Friday, July 19, 2024

Timely detection for Snowy Monaro weed team


A sighting of the highly invasive State Priority Weed orange hawkweed has been treated by Snowy Monaro Regional Council’s biosecurity team.

The discovery came as the Council team was leading a training session for NSW National Parks & Wildlife Service and ACT Parks & Conservation Service partners on the co-developed AI weed detection drone program.

“As luck would have it, that day’s training session was being held in the same area as the reported sighting. Better still, the session was focusing on using our AI-powered weed detection drone to search for and detect orange hawkweed, Council said in a statement.

The drone and its cloud-based detection and identification system, powered by cutting-edge artificial intelligence, was developed by Snowy Monaro Regional Council and 2pi Software.

Orange hawkweed (Hieracium aurantiacum) in bloom.

“As a major partner in the NSW Orange Hawkweed Eradication Program, Council has an obligation to respond promptly to local suspected orange hawkweed detections. In developing this innovative cloud and AI based drone program, we are leading the way in using emerging technology to tackle one of the state’s biggest biosecurity threats.”

A collaboration between Council, NSW National Parks & Wildlife Services, NSW Department of Primary Industries, and other stakeholders, the Eradication Program has detected numerous new sites this season. Program partners deploy a wide array of methods to tackle the growing threat posed by orange hawkweed, with drones, detector dogs, and on-ground surveillance all playing an important role.

Neil Murdoch was leading the training session on the day of the detection. A Council biosecurity officer and drone pilot with many years of experience, Mr Murdoch led the development of the drone detection program for Council.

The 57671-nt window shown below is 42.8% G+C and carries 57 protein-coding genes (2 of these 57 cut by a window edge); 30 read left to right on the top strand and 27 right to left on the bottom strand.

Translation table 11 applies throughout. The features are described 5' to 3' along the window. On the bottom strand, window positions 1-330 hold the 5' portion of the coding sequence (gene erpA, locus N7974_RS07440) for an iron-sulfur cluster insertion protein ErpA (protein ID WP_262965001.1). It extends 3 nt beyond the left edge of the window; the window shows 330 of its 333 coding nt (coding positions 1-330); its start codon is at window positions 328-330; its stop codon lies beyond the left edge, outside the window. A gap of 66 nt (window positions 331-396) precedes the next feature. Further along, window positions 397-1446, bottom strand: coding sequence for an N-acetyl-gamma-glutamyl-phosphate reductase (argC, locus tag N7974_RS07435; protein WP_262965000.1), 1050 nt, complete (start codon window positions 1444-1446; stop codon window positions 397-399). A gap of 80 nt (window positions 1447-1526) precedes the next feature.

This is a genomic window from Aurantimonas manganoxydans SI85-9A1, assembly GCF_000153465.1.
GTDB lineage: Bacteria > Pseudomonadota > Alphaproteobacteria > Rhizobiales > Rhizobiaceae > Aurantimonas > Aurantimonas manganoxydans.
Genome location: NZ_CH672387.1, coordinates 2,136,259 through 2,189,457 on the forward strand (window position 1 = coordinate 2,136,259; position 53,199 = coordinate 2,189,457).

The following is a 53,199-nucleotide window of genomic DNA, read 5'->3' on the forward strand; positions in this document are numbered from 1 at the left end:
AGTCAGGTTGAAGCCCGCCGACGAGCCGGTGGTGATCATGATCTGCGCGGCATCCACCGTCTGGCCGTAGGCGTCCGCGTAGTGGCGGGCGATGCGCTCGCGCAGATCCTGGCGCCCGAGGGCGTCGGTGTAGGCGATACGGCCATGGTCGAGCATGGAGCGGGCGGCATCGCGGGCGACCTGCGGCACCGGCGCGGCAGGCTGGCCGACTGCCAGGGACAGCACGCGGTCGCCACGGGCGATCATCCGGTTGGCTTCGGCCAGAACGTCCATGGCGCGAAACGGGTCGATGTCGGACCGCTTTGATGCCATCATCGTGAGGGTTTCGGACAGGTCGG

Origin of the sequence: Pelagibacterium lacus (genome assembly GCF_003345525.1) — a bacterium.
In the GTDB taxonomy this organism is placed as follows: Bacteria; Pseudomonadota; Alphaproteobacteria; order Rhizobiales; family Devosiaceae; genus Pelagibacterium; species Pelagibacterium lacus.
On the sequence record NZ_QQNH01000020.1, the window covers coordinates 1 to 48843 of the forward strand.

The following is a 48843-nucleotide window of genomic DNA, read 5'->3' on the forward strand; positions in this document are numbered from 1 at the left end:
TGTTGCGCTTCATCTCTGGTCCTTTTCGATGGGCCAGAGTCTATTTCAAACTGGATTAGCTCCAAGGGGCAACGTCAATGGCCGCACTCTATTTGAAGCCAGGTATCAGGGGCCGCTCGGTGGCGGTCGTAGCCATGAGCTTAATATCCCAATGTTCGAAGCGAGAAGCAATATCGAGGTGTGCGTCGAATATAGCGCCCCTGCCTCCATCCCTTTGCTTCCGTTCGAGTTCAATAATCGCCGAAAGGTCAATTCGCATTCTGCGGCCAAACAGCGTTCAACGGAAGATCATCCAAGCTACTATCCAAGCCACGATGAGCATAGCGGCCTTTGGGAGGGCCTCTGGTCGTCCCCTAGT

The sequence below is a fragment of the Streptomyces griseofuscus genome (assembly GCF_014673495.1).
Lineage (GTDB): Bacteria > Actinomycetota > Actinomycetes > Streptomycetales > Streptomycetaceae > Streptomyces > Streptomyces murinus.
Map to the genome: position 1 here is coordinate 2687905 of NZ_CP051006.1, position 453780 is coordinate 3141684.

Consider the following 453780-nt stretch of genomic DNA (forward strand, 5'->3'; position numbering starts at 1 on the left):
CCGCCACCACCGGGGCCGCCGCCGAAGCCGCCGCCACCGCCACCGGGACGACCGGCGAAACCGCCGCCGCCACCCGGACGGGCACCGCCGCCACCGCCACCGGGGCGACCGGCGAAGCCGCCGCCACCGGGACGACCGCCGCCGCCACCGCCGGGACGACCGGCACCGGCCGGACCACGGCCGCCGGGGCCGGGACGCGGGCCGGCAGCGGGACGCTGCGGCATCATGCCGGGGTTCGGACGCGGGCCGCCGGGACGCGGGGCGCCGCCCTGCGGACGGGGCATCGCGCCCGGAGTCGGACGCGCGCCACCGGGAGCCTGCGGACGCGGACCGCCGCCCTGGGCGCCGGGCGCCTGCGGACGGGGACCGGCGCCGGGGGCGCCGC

“As an innovator and expert in the field, he regularly leads training and education initiatives for landholders and government organisations working in biosecurity,” Council said.

“On that day in early February, Neil took staff from NSW and ACT Parks through a technical demonstration covering flight planning, drone operation, data analysis and plant recognition – all using our co-developed cloud-based artificial intelligence system.”

Council’s Biosecurity Coordinator, Brett Jones said the timing of the notification meant Council could give the NSW and ACT Parks staff a firsthand look at what’s involved in drone surveillance, ground-truthing and treatment with a live hawkweed site.

“It was a great learning outcome, and an even better outcome for the biosecurity of our region. We had the site confirmed, treated and reported to the NSW Biosecurity Information System by that same afternoon,” said Mr Jones.

“Thanks to Neil and our Council biosecurity team, the visiting Parks staff have gained really valuable and specialised hawkweed identification and drone operation skills. What they learned with us, and got to experience firsthand, will help them further develop their own remote surveillance programs.

“This helps all of us, as members of the NSW Orange Hawkweed Eradication Program, to protect farmers and keep our native environments safe from the threat of hawkweed,” he said.

In NSW, orange hawkweed is classified as a State Prohibited Matter weed, which means that unlike well-established weed species, complete eradication may be feasible. In NSW it is only known to occur within Kosciuszko National Park to the east of Ogilvies Creek, and on a number of private land holdings in the far west of the Snowy Monaro.

“It is Snowy Monaro Regional Council’s top weed priority and we allocate significant resources towards its eradication,” the Council says.

“This latest detection represents the largest known orange hawkweed site found on private land in NSW, totalling around five hectares. This brings the total number of sites found on private land to eight.

“Council invests considerable time and money into the eradication program. This allows us to support affected landowners, providing them with all the necessary tools and resources needed to tackle the weed – and prevent its spread further across the region.”

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